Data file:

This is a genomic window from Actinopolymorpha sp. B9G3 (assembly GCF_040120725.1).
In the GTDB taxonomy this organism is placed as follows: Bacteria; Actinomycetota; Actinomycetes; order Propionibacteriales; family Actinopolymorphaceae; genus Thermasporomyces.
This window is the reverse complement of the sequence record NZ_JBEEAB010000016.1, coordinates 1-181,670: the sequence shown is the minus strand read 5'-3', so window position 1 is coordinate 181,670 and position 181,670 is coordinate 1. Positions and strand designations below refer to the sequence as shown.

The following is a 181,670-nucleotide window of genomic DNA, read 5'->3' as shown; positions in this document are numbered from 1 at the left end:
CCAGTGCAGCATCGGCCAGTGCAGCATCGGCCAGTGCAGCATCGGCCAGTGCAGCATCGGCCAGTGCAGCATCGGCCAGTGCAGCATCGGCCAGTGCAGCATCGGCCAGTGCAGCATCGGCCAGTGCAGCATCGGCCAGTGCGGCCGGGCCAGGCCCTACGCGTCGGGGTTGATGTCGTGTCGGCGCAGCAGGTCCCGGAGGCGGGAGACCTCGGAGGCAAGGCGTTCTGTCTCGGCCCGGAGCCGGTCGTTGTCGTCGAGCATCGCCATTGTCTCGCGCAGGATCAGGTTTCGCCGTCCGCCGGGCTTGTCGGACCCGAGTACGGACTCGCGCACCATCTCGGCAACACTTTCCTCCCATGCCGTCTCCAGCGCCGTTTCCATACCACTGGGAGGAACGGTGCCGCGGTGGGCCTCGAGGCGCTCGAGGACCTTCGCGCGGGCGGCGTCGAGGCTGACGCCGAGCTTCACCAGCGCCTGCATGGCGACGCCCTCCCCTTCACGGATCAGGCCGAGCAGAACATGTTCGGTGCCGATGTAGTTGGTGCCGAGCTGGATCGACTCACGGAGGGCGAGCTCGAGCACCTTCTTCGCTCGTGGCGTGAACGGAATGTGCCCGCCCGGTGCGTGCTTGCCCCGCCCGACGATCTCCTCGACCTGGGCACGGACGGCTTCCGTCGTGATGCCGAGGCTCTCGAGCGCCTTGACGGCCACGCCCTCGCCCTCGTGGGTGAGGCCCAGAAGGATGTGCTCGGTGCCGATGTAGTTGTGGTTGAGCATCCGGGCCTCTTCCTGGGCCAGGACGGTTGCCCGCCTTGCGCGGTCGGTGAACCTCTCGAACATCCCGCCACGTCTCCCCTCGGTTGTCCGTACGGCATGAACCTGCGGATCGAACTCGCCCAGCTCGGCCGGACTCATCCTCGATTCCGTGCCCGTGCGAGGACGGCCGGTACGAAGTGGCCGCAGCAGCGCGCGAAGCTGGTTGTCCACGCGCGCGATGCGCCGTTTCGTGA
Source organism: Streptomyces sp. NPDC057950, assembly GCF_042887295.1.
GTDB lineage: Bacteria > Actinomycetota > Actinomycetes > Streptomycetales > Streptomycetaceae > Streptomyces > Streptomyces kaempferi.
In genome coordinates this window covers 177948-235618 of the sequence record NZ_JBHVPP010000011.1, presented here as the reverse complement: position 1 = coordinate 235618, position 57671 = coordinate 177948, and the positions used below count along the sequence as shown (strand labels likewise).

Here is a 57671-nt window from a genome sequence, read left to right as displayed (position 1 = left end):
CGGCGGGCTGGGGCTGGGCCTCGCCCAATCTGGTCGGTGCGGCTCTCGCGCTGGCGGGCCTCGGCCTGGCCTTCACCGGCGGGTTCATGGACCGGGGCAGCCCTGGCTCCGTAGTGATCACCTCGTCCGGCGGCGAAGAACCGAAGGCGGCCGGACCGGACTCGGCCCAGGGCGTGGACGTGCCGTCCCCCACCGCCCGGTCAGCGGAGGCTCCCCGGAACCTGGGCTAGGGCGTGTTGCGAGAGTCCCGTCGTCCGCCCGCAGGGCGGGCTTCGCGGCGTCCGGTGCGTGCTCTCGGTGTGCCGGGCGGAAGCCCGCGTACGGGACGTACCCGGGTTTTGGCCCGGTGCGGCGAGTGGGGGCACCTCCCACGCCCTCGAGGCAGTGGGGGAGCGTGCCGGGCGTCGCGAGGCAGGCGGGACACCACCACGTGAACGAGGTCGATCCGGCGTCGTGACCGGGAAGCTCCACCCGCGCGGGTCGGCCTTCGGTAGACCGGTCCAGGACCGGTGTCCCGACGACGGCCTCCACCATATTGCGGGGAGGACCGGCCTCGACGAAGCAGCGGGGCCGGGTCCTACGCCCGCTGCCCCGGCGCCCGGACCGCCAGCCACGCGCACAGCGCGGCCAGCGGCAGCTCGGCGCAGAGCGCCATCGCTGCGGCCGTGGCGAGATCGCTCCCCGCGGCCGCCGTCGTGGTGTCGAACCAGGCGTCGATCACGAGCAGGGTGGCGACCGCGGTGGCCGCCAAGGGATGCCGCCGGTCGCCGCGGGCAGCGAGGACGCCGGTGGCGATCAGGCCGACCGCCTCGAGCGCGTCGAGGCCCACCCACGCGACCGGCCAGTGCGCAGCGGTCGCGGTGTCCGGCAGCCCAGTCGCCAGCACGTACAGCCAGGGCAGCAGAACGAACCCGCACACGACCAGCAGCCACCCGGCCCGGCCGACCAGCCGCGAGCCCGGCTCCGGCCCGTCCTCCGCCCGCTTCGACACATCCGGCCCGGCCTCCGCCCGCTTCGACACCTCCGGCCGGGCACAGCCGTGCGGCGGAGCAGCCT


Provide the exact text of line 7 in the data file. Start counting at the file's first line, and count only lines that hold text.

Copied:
GTDB lineage: Bacteria > Actinomycetota > Actinomycetes > Streptomycetales > Streptomycetaceae > Streptomyces > Streptomyces kaempferi.